A Guide To Tawang: Pages From A Solo Traveller’s Diary

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Guest Post :
I somehow knew that my scars would continue to fester until I embraced a geographical change. Well, recruiting friends for company is difficult with most of them busy with their jobs, some were broke and a few simply not the game for it. I faced with the dilemma of whether to sulk in unhealthy dose of self pity or travel without a company. It didn’t took me long to recognise that travelling made room for much needed self-reflection and a decluttering of the mind. I was pretty much impressed by Buddhism on my earlier trips to Ladakh. My Boss was kind enough to give me a 7 day break to reboot and refresh my mind for I had not taken a vacation in the past 6 months. Tawang was a natural choice for me, though the region is prone to heavy rains and landslides during May-June. I was skeptic about the whole idea initially, but the vision of beautiful valleys and lakes for photography was too exciting.
How to reach Tawang?
The nearest airport is Tezpur which is about 300 km away. In addition, there are a very few flights to Tezpur from rest of India. The best option, therefore is Guwahati which has one of the busiest airports in the entire northeast. Guwahati is located 480 km from Tawang and is connected to all the major cities in India. One can drive down to Tezpur from Guwahati Airport, which is about 4 hours away. Tata Sumo, Mahindra Bolero or Maruti Eeco are easily available for hire from Tezpur to Tawang. Taxis charge approximately ₹ 7k-8k. It’s a 16 hours long journey from Tezpur to Tawang which holds you tight with its unparalleled beauty and the gift of nature displayed in every inch of the land. On the way, you would be able to see the beautiful Tenga Valley, Bomdila, the spectacular Sela Pass and lake, the Jaswantgarh Memorial and the famous Nuranang or Jang falls.
While at Tawang
A lot of good hotels are available in Tawang which provide comfortable stay and great food as well with charges ranging from ₹ 1000- 3000 per night. It gets extremely cold at night so carrying woollens and warm clothes is a must. The hotels generally have tie ups with local travel agents to provide vehicles to visit in and around Tawang. They charge around ₹4000-5000 to take you to all the places around Tawang which includes the Tawang Monastery, Tawang War Memorial, Bum La, Taktsang Gompa, Shongatser Lake and Pankang Teng Tso. The journey from Tawang to Shongatser lake is a mesmerising one with a number of isolated lakes and beautiful valleys.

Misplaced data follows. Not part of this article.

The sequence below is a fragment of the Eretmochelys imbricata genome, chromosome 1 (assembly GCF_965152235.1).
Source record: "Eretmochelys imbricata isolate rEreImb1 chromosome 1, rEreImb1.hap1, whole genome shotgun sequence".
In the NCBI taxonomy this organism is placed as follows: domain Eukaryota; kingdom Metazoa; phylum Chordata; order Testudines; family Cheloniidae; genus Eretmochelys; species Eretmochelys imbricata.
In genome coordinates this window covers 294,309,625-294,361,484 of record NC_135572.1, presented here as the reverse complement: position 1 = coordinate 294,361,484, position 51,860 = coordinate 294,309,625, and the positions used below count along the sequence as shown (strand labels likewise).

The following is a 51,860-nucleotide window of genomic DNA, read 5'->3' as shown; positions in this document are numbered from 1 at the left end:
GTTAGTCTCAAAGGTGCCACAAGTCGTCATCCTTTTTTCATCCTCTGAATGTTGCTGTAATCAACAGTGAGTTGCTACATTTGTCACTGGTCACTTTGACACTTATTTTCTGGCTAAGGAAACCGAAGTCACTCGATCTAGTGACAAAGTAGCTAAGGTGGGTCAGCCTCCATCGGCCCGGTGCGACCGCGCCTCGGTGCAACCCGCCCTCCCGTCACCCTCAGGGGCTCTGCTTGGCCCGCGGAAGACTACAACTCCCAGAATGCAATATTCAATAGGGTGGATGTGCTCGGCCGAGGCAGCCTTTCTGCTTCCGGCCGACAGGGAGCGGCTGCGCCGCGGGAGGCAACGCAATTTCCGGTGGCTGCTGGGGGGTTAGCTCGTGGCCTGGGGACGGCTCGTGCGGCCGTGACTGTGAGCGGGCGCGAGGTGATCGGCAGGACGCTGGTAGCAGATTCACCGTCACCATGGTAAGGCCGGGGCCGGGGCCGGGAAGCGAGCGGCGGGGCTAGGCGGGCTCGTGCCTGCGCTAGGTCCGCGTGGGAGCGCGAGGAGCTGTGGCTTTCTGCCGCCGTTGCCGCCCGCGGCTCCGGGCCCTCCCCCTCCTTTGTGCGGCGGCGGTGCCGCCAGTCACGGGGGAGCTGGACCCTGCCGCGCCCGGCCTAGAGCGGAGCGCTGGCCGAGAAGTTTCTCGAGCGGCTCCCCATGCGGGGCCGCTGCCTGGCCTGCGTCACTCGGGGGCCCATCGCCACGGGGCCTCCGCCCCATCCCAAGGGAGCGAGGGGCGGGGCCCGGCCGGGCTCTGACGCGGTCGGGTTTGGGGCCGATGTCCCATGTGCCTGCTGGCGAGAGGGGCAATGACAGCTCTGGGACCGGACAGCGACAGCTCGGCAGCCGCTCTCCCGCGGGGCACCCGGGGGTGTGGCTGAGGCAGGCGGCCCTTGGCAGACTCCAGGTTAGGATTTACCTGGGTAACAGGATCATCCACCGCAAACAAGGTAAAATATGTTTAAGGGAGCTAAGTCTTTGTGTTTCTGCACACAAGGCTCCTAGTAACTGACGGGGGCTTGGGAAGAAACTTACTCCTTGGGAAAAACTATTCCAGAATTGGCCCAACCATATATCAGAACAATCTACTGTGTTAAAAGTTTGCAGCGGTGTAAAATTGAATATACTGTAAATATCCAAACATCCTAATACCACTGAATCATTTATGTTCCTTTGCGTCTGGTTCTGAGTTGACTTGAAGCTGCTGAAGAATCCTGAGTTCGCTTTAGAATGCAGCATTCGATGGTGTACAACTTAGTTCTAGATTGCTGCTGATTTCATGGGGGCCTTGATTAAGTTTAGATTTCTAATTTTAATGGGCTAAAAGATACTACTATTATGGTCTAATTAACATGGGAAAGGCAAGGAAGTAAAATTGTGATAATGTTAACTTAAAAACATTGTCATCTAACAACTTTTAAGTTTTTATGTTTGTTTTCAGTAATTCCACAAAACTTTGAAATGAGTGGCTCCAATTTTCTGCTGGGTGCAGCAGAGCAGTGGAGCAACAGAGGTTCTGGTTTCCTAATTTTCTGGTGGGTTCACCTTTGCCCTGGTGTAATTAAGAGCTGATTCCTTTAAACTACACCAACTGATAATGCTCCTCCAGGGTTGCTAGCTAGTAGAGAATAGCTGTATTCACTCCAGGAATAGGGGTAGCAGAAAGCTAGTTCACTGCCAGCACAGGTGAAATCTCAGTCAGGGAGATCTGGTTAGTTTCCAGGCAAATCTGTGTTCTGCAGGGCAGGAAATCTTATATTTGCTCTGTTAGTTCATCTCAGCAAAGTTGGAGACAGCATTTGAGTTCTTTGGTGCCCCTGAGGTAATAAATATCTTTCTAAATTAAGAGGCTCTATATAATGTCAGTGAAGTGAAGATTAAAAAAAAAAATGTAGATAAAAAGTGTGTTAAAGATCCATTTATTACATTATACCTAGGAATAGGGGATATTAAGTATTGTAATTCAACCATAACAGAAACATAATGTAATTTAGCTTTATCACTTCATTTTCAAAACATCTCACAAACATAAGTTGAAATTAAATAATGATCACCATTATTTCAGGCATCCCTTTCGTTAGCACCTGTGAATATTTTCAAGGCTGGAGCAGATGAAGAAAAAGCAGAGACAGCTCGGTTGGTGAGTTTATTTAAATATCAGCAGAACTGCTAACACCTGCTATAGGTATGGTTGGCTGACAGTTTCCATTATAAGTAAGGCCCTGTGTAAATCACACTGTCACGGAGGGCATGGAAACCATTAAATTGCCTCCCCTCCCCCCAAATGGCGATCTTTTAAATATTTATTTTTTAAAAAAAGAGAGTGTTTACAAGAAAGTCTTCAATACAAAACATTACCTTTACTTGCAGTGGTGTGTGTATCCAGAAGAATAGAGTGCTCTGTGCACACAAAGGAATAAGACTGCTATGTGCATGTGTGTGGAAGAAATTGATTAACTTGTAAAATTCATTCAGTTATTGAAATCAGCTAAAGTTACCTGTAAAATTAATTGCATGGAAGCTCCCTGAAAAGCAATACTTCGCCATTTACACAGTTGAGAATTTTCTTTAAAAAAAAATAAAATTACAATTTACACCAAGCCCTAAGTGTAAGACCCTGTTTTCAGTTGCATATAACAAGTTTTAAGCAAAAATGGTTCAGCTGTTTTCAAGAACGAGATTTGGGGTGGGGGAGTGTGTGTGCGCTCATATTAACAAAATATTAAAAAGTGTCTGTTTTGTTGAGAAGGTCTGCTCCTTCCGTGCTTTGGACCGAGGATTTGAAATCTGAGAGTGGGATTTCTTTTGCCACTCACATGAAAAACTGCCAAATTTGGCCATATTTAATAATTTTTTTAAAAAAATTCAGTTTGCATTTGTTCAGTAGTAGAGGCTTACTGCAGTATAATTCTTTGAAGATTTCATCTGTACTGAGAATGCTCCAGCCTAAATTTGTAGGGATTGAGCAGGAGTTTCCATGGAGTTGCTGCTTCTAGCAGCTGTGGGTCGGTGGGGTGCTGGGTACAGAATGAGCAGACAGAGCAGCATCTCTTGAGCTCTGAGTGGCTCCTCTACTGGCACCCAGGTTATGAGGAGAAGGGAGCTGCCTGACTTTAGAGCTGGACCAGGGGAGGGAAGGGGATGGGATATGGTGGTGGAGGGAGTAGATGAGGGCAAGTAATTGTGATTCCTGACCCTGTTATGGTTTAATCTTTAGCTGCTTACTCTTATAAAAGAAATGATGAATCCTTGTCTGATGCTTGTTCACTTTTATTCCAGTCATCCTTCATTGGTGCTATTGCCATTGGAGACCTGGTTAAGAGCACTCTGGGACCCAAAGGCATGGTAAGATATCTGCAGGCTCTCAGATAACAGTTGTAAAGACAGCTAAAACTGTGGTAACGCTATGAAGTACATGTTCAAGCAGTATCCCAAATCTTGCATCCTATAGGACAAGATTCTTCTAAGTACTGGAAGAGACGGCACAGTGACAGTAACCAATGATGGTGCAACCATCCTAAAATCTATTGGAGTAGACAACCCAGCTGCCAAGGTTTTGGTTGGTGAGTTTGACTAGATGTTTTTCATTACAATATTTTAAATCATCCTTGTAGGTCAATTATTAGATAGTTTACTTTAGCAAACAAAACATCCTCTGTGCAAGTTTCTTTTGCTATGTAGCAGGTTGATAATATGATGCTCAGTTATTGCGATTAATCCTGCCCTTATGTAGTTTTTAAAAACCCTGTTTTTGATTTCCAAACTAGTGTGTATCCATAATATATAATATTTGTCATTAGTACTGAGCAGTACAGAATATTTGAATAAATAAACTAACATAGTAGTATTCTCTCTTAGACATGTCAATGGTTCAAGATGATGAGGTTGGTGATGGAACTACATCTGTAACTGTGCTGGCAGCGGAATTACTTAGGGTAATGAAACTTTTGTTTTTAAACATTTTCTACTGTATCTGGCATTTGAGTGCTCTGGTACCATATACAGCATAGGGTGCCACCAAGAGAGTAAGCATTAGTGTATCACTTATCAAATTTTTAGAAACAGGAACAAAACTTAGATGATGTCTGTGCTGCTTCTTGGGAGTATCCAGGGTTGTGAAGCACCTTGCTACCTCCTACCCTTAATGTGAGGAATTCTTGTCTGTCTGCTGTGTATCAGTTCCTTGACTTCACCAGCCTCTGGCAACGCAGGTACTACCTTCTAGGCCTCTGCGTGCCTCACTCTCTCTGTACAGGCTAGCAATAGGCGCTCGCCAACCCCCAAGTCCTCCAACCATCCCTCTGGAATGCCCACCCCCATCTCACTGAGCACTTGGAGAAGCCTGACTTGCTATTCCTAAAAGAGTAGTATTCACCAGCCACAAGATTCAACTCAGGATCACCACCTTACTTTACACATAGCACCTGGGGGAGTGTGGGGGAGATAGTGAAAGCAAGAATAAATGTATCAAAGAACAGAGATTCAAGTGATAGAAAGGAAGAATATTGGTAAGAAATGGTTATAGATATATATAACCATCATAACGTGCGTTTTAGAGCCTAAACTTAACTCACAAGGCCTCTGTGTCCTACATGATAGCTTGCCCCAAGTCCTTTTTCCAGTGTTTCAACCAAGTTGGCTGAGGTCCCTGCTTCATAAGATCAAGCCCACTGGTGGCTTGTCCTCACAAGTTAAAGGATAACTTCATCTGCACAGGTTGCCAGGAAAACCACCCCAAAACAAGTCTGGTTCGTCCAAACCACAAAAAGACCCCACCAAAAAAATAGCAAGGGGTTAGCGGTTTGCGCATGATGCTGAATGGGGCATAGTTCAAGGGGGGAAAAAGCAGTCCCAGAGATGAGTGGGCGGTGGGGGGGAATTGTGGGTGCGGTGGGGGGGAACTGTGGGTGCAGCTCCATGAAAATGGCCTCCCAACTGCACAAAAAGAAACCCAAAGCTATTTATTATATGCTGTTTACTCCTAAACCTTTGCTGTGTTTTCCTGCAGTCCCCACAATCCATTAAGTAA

Best time to visit
The best time to visit Tawang is Feb-Mar, Oct-Nov and Apr-July. You got to watch out for extreme cold and unhygienic roadside food. And hey, the civilians require something known as the Inner Line Permit (ILP), as Tawang is located near the international border with China. ILP can be easily obtained from Delhi, Kolkata, Guwahati, Tezpur and the Tawang district headquarters It takes approximately 10-12 hours for the process. It’s the best to apply for it at Tawang itself as you can plan a day out there itself. For more details you can visit the Arunachal Pradesh tourism website.
Tawang is a heaven for photographers and nature lovers out there. Don’t forget to carry your medicines for motion sickness, sun-tan lotion, sun hat, goggles, raincoat and an umbrella.
For all you hesitant solo travellers, don’t let your fear stop you. Travelling solo allows us to know ourselves a little better. And, remember you hold the power to your feelings and being your own doesn’t equate with loneliness. So, chuck that damn phone away and strike a conversation with yourself.
Bon Voyage!
Naveen

We hope this post has inspired you to visit Tawang,  please share your own tips for this magical city in the comments below. 

This article is featured on Postcard Thursdays Column by our Contributor Naveen Kaushik
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Nivi Selvaraj
Hey you! I’m Nivi Selvaraj, an Indian backpacker with an insatiable thirst for offbeat experiences from around the world. A travel curious soul who loves the smell of books and gets high on food. I thrive my soul on travel, art and adventures. I believe in responsible travel and support local communities in whatever ways I can. I majorly focus on budget, solo travel with a keen fondness on culturally diverse and immersive experiences. I take you to destinations less travelled, while I narrate unfiltered, raw experiences from the road, delivering it right into your inbox, in a hope that someone, somewhere will be inspired to pack their bags to explore the world! Ride along for an unabated dose of travel tales, tips and tricks. Let’s begin, shall we?
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